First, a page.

For the first time in history, Vatican cardinals met for official talks with German rabbis. Representatives of both religious communities described the meeting as "historic."
Christians and Jews have a common heritage, but also a troubled history
Leading Vatican and German cardinals met in Berlin on Thursday for official talks with the Jewish rabbis of Germany.
Cardinal Walter Kasper
The head of the Vatican Commission for Religious Relations with the Jews, Cardinal Walter Kasper, and the president of the Rabbinical Committee of Germany, Henry G. Brandt, described the meeting as "historic."
Kasper highlighted the importance of dialogue despite the difficulties which have plagued the relations between Jews and Christians in the past.
"Anti-Semitism is an offense to human dignity and an offense to God," Kasper said. "The Jewish-Christian dialogue will remain a difficult dialogue. But differences should not serve as an excuse for hostility," he said.
A new epoch
Catholic contacts with German Jews were previously conducted mainly through the Central Council of Jews in Germany -- a lay organization whose goal is to foster local Jewish communities as well as promote understanding between Jews and gentiles -- but German-born Pope Benedict XVI indicated a symbolically significant policy shift for the Vatican when he visited and prayed at a Cologne synagogue in August last year.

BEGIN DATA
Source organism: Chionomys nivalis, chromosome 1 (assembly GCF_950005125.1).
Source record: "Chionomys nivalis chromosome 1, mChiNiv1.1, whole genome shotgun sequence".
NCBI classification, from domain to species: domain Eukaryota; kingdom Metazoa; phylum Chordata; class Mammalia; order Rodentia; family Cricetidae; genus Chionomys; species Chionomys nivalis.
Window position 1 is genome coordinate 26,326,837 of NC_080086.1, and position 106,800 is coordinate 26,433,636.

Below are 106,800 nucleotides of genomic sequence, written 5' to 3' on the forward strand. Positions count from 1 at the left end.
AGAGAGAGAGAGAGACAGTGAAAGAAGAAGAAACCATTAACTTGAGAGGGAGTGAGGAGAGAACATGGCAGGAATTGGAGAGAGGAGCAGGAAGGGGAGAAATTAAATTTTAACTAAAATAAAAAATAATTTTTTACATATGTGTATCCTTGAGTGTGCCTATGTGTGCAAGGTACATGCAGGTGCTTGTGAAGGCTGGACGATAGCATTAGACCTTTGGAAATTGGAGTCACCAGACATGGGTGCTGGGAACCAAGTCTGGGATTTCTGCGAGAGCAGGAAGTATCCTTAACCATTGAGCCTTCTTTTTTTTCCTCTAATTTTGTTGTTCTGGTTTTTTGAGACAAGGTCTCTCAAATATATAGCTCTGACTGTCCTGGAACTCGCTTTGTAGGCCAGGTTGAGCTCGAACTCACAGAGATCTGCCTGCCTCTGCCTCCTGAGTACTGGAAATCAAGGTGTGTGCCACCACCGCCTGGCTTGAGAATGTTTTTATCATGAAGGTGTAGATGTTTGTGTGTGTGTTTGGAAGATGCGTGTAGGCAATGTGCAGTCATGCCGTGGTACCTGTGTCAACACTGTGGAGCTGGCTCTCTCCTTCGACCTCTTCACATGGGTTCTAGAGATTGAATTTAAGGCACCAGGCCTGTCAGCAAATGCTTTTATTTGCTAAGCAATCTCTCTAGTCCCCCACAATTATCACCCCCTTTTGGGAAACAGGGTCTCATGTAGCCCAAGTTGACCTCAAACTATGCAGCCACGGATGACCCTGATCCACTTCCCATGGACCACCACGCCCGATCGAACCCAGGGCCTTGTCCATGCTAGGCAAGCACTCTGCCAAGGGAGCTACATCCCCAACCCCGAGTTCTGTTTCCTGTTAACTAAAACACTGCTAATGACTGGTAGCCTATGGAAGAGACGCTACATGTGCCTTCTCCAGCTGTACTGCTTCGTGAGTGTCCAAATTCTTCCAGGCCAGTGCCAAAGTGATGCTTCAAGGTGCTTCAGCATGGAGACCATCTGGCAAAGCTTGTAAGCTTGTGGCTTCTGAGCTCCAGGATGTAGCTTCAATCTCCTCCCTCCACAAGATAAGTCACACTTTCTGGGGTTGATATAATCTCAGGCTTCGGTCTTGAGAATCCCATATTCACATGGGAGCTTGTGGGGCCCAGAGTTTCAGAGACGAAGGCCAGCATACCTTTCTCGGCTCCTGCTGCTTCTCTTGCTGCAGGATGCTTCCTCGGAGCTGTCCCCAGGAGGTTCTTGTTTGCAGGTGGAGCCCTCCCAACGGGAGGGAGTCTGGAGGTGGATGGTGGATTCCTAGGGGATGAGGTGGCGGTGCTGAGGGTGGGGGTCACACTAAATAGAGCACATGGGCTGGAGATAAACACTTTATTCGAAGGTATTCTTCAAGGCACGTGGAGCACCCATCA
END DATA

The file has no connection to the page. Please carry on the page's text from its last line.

Pope Benedict XVI visited the Cologne synague last year
Despite a long history of violence which characterized the Judeo-Christian relations in the past, Brandt said "it was time to build a bridge."
"German rabbis are finally seen as present and competent," he said.
Cardinal Lehmann, president of the German Bishops Conference, stressed that the cardinals intended to deepen their relationship with both the Central Council of Jews in Germany and the rabbis.
The meeting was a highlight of the Berlin "Week of Brotherhood" -- the annual interfaith festival organized by the Society for Christian-Jewish Cooperation.